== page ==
March 25 (Bloomberg) -- Bank of America Corp.’s Ben Samuels, head of a global equities sales desk in London, was among employees who left amid cuts at the company’s investment bank this month, said two people with knowledge of the moves.
Samuels, a managing director, as well as Bruce Robb, who was on a similar team based in New York, were among people to go in the Charlotte, North Carolina-based bank’s latest job cuts, said the people, who asked for anonymity because the moves were private. The global equities desks identify promising stocks for institutional clients regardless of where they’re listed, unlike teams focusing on U.S., European or Asian companies.
Bank of America cut more than 30 employees from trading and sales this month to lower costs while pursuing selective hires, said the people. The equities staff was harder hit by terminations than other areas, said another person with knowledge of the actions. Revenue from equities sales and trading declined 24 percent last year to $3 billion, while fixed-income, currency and commodities trading sales were almost unchanged at $8.8 billion.
James Davidson, a managing director on the London equity sales team, is leaving Bank of America for a job in the same city with JPMorgan Chase & Co.’s asset-management division, said Darin Oduyoye, a spokesman for the New York-based lender.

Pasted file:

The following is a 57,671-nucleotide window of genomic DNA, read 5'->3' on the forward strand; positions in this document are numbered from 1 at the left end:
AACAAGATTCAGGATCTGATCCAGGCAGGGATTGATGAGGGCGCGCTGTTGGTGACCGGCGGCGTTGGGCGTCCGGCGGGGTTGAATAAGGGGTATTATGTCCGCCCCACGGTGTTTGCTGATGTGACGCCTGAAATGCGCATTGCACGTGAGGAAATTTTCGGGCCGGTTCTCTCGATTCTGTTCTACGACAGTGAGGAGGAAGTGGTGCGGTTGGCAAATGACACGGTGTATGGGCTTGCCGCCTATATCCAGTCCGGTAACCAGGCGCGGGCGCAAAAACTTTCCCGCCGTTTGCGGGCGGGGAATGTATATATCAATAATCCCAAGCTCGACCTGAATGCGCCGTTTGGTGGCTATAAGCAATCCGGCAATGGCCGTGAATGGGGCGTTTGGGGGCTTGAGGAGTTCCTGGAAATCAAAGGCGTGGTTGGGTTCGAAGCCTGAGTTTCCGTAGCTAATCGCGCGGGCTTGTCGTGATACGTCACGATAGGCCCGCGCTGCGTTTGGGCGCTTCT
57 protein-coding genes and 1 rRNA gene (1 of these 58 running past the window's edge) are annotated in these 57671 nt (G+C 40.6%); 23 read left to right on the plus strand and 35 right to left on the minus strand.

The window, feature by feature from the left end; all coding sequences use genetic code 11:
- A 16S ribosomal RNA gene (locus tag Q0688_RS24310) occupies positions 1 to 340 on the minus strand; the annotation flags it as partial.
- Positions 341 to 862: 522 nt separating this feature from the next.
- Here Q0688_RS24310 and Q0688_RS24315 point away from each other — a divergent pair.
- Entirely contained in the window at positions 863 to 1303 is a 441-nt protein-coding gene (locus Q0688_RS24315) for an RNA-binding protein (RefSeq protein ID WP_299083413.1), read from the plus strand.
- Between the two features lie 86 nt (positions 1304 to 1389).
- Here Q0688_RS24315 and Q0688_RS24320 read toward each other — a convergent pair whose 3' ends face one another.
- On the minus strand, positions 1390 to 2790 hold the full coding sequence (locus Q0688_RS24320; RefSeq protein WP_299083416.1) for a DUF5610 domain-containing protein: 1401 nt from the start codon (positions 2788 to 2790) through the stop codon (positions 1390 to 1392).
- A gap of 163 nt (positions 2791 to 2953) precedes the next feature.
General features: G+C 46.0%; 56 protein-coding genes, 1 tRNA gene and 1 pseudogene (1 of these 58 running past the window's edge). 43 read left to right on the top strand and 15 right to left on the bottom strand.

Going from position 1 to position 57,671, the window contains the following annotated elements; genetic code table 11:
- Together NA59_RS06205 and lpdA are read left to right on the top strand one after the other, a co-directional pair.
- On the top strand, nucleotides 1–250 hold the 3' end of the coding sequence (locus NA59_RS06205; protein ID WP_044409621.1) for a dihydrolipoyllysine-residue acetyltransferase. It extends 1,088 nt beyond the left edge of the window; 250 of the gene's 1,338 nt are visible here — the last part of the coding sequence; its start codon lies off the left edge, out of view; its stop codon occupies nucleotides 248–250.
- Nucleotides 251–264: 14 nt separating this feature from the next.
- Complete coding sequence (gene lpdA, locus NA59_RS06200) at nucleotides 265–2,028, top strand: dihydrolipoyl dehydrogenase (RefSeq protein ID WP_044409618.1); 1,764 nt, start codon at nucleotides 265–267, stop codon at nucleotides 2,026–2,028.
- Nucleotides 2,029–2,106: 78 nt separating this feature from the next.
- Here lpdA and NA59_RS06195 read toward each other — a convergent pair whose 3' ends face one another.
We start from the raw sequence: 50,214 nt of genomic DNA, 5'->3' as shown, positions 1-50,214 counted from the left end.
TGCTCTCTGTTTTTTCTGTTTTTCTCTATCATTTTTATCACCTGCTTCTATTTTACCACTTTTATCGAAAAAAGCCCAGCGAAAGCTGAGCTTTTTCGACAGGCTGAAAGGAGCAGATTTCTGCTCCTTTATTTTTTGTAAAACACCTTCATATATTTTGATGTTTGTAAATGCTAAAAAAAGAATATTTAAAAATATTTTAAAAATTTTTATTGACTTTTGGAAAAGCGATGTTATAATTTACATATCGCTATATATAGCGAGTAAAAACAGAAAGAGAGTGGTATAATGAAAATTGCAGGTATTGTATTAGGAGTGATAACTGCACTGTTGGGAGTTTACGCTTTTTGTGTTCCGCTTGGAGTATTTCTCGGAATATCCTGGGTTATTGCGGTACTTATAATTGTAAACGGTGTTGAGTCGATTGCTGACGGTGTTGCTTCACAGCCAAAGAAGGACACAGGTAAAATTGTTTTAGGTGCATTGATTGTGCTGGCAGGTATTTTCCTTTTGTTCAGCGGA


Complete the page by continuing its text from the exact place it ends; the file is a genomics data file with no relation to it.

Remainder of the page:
Kerrie McHugh, a Bank of America spokeswoman, said the company had no comment and Samuels declined to comment. Robb and Davidson didn’t respond to calls on their office and mobile phones seeking comment.
Matthew Montana, a managing director who ran international equities trading from New York, also left, the people said last week. The bank eliminated the position held by Matthew Unsworth, head of Australian equities in Sydney, said a person with knowledge of that decision. Equities trading, sales and risk personnel in Australia now report to managers in Hong Kong.
Chief Executive Officer Brian T. Moynihan, 53, has targeted retail banking more than trading to reduce headcount as he seeks to eliminate $8 billion in annual costs. The firm’s staff shrank by 14,601 people in 2012, leaving 267,190 workers at year’s end, according to figures it released in January.
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